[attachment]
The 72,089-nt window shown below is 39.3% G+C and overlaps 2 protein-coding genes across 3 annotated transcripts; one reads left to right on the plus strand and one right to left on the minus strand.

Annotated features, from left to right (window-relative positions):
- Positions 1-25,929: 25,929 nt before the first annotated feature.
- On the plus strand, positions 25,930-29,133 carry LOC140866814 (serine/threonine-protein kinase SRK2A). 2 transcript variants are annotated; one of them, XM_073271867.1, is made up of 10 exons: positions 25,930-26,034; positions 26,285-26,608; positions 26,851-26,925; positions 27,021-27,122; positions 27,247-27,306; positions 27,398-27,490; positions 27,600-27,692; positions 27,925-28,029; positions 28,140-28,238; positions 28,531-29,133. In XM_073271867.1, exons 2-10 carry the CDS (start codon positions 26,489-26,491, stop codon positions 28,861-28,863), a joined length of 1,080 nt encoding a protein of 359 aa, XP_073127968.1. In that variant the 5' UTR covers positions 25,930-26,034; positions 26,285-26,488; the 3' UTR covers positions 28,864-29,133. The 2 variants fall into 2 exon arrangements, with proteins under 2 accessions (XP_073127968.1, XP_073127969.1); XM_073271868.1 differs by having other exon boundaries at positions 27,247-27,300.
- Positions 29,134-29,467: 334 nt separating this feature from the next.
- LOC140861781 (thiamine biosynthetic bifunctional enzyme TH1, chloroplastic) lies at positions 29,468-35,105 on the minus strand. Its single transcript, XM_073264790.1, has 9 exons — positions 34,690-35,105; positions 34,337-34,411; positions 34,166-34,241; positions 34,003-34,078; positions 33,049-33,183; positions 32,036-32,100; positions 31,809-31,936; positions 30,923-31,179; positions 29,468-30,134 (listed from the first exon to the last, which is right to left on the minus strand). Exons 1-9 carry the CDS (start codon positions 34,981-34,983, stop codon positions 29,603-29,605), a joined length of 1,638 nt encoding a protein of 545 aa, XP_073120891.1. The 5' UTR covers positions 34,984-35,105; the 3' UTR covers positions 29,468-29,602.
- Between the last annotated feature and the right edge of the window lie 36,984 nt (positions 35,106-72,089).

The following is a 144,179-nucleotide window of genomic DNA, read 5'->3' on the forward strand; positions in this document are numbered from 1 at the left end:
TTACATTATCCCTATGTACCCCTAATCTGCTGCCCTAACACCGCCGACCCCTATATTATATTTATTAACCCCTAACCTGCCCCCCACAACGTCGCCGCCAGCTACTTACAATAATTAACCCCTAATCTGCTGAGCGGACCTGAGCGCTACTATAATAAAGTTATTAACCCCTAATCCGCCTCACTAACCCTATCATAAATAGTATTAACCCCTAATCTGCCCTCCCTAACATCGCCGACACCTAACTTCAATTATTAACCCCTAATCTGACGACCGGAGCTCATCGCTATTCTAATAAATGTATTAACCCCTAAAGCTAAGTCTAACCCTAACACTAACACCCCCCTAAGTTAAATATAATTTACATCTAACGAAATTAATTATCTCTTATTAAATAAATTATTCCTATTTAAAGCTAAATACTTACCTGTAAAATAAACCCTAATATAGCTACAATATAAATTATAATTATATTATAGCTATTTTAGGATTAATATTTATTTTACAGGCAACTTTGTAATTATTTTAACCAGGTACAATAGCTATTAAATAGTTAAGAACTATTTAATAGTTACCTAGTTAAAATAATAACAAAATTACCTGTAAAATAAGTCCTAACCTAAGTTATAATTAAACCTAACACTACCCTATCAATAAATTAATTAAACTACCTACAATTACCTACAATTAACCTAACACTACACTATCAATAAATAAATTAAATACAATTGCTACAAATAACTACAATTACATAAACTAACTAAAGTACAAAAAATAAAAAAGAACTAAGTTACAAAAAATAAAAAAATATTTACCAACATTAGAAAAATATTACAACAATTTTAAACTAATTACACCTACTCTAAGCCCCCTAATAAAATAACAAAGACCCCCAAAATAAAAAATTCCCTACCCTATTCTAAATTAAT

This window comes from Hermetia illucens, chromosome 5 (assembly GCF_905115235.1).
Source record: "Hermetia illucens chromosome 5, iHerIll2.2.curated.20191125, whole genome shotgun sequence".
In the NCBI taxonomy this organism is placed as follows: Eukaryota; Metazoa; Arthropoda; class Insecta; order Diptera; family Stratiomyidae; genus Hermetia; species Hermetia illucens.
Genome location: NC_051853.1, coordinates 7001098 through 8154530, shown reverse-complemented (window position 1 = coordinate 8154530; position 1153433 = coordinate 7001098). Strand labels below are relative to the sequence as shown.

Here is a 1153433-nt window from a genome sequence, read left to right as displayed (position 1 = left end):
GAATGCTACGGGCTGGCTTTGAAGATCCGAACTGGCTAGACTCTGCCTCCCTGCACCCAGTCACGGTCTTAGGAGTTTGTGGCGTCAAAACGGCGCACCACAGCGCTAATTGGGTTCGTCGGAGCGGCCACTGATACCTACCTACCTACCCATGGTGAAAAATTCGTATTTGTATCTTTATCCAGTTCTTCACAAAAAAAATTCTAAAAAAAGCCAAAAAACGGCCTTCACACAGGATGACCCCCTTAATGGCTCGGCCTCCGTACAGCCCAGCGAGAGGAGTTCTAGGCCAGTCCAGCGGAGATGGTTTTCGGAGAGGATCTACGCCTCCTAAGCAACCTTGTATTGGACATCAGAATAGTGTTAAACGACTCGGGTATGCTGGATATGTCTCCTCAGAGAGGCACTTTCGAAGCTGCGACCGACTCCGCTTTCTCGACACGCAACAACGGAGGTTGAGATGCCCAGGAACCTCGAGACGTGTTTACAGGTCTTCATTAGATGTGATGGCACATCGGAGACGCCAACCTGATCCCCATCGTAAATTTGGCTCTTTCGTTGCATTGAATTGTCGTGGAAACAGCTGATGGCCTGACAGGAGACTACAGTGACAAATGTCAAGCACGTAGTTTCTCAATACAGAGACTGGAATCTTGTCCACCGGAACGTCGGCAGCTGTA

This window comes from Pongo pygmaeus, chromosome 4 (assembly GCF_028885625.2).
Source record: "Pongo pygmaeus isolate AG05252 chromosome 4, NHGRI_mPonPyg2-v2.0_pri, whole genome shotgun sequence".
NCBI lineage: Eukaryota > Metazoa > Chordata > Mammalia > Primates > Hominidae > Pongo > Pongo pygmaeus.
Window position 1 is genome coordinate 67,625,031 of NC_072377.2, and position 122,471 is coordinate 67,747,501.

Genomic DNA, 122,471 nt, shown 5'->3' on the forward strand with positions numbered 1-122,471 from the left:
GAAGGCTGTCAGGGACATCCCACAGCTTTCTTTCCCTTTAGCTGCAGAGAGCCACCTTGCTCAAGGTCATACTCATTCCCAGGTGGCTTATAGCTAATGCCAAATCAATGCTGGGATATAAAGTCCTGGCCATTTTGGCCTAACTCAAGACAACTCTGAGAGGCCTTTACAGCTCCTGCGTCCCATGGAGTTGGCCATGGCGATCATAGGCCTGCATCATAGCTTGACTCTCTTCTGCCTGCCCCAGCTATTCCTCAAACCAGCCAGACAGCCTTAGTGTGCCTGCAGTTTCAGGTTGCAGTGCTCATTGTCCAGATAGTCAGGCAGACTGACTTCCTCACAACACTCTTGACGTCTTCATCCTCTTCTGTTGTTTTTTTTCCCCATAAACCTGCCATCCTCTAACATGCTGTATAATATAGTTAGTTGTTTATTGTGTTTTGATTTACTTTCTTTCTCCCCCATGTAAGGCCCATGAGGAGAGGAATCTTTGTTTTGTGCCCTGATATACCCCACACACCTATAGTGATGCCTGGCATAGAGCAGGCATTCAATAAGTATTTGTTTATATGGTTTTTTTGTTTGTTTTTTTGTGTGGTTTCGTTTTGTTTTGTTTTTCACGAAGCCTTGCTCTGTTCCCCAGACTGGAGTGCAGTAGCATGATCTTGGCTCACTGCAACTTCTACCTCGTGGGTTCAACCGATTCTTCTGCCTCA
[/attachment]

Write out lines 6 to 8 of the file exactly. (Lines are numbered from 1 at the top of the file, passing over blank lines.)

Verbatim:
- LOC140861781 (thiamine biosynthetic bifunctional enzyme TH1, chloroplastic) lies at positions 29,468-35,105 on the minus strand. Its single transcript, XM_073264790.1, has 9 exons — positions 34,690-35,105; positions 34,337-34,411; positions 34,166-34,241; positions 34,003-34,078; positions 33,049-33,183; positions 32,036-32,100; positions 31,809-31,936; positions 30,923-31,179; positions 29,468-30,134 (listed from the first exon to the last, which is right to left on the minus strand). Exons 1-9 carry the CDS (start codon positions 34,981-34,983, stop codon positions 29,603-29,605), a joined length of 1,638 nt encoding a protein of 545 aa, XP_073120891.1. The 5' UTR covers positions 34,984-35,105; the 3' UTR covers positions 29,468-29,602.
- Between the last annotated feature and the right edge of the window lie 36,984 nt (positions 35,106-72,089).

The following is a 144,179-nucleotide window of genomic DNA, read 5'->3' on the forward strand; positions in this document are numbered from 1 at the left end: